Tolbert’s Original Bowl of Red Chili Recipe

Print Friendly, PDF & Email


Beef Chili Recipes    Chile Peppers    Chili Recipes    Southwest Beef Recipes   


Email this to someoneShare on Facebook0Share on Google+0Pin on Pinterest0Share on StumbleUpon0Tweet about this on TwitterShare on Yummly0
Tolbert’s Original Bowl of Red Chili Recipe is by Frank X. Tolbert, from his book, A Bowl of Red, published by Texas A&M University Press, 1953.  Frank Tolbert founded the Terlingua International Chili Championship in Terlingua, Texas and owned a chain of chili parlors in Dallas, Texas.


The most famous and well known chili cook-off took place in 1967 in Terlingua, Texas.  Terlingua was once a thriving mercury-mining town of 5,000 people and it is the most remote site you can choose as it is not close to any major city and the nearest commercial airport is almost 279 miles away.  Just getting to Terlingua requires a major effort.  It was a two-man cook-off between Texas chili champ Homer “Wick” Fowler (1909-1972), a Dallas and Denton newspaper reporter, and H. Allen Smith (1906-1976), New York humorist and author, which ended in a tie.

Learn more about the history and legends of Chili, Chili Con Carne.


Tolbert's Original Bowl of Red Chili


Tolbert’s Original Bowl of Red Chili Recipe:

Tolbert's Original Bowl of Red Chili Recipe

Prep Time: 20 minutes

Cook Time: 2 hours

Yield: serves many


3 pounds lean beef
1/8 pound rendered beef kidney suet (if you want to go for it)
1 teaspoon each oregano, cumin powder, salt, cayenne pepper, and Tabasco
3 tablespoons chile powder (optional)
4 hot chile peppers
At least two chopped cloves of garlic
2 teaspoons masa harina, cornmeal, or flour (optional)*

* The masa adds a subtle, tamale-like taste, but it also thickens the chili.  Masa Corn Mix is a tradition Mexican whole corn flour that is found in the baking aisle of most grocery stores (not to be confused with corn meal).  



Sear beef in a large soup pot or cast-iron Dutch oven.  You may need a little oil to prevent the meat from sticking.  When the meat is all gray, add suet, chile peppers, and about two inches of liquid (you can use water, I use beer).  Simmer for 30 minutes.

Add spices and garlic, bring just to boil; lower heat and simmer for 45 minutes.  NOTE:  Add more liquid only to keep the mix from burning.  Skim off as much grease as you can, and add masa harina.  Simmerfor another 30 minutes.  Taste and adjust spices if necessary.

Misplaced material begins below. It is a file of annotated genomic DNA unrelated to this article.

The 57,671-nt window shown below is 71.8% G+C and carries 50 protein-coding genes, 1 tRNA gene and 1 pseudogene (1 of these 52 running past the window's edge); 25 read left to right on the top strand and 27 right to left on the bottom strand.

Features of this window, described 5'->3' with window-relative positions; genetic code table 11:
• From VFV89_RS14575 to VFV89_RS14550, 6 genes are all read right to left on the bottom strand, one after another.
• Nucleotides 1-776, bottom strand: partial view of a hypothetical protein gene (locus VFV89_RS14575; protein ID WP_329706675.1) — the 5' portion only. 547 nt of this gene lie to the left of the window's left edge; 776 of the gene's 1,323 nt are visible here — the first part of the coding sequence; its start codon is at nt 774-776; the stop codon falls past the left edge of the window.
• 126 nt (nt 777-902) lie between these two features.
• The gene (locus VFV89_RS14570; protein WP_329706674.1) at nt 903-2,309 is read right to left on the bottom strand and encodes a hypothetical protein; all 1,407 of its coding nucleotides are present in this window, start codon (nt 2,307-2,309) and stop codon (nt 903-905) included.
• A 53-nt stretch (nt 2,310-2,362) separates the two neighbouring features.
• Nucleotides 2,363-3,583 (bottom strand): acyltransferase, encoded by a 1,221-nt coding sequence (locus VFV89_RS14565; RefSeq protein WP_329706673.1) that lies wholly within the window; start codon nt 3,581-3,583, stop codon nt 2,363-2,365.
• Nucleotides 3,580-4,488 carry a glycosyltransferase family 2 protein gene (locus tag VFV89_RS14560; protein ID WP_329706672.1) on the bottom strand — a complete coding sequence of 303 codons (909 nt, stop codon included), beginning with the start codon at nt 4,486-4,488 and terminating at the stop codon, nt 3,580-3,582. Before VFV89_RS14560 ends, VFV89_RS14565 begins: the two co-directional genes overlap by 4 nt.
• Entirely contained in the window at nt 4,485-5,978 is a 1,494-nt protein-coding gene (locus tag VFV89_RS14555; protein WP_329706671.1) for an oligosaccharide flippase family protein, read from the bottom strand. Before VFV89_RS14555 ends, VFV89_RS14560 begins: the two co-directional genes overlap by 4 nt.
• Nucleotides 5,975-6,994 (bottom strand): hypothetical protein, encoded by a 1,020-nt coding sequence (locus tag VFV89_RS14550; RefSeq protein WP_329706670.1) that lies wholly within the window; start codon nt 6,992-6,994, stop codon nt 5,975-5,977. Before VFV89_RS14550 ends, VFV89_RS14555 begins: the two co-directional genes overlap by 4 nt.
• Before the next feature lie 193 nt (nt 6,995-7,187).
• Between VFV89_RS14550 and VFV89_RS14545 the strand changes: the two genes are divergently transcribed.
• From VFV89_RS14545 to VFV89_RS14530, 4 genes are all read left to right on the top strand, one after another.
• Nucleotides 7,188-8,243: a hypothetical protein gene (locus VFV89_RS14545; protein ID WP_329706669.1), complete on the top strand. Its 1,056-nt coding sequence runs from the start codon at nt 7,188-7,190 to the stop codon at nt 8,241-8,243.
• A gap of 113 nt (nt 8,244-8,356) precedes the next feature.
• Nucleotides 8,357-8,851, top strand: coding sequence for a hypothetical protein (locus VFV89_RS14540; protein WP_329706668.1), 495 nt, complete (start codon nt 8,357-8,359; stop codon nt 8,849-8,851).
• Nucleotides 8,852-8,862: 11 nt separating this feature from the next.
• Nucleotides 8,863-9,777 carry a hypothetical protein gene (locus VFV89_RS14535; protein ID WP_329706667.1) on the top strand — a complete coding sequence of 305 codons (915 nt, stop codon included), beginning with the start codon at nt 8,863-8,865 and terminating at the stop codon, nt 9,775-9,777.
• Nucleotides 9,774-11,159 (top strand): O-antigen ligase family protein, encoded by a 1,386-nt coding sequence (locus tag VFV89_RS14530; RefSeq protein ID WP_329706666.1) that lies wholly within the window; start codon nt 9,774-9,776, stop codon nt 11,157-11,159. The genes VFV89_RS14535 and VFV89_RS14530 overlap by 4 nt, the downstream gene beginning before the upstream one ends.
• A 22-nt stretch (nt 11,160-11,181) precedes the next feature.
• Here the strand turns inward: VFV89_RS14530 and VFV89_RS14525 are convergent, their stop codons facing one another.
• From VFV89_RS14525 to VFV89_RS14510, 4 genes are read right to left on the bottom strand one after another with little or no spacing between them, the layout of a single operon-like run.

This is a spicy chili, so leave out some of the spicy stuff in the beginning if you have a tender tongue.  At this point, I refrigerate the chili overnight which allows the chili to mellow and you can skim off all the grease.

Source:  Photo from the Road Food website.

Related Recipes:

Comments and Reviews

5 Responses to “Tolbert’s Original Bowl of Red Chili Recipe”

  1. Scott

    This recipe is exactly the Tolbert’s version of a bowl o’ red. Because I can’t eat much red meat, and my doctor has forbade me from ingredients like suet, I had to make a few substitutions.

    First, I made a vegetarian substitute for the ground beef – it’s not exact, but the texture gets pretty close (yes, it uses tofu, but I do what I must).

    Next, to get the flavor closer to ground beef, I used beef broth in place of the water (if you can make your own with ox tails or another beef bone rich in marrow, that will also help).

    I served it with a side of pintos and fresh corn tortillas. My doctor and I can both be happy.

  2. irishconfetti

    you dont want your meet gray. you want it brown. gray means it was boiled and will impart an off taste to your chili. dont be afraid to get your pot hot and brown hell out of your chuck!

    • Linda Stradley

      This is not my recipe. Tolbert’s Original Bowl of Red Chili Recipe is by Frank X. Tolbert, from his book, A Bowl of Red, published by Texas A&M University Press, 1953.  

  3. Wastrel

    “3 pounds lean beef” does not mean ground beef. What is omitted from this recipe is cutting the meat into cubes of a desired size, say, 1/2 or 3/4 inch cubes. Chili should not be a homogeneous mass; it should have lumps of meat in it. Clearly, if you have beef that is somewhat fatty, you can omit the suet, and work harder at skimming off excess fat from the top of the pot. The masa may be omitted as well; it just soaks up some of the grease and detracts from the flavor, too, in my opinion. If you do this right you do not need any thickening agent.

    • Linda Stradley

      A Reminder: This is the original Tolbert’s Bowl of Red Chili Recipe by Frank X. Tolbert, from his book, A Bowl of Red, published by Texas A&M University Press, 1953.


Leave a Reply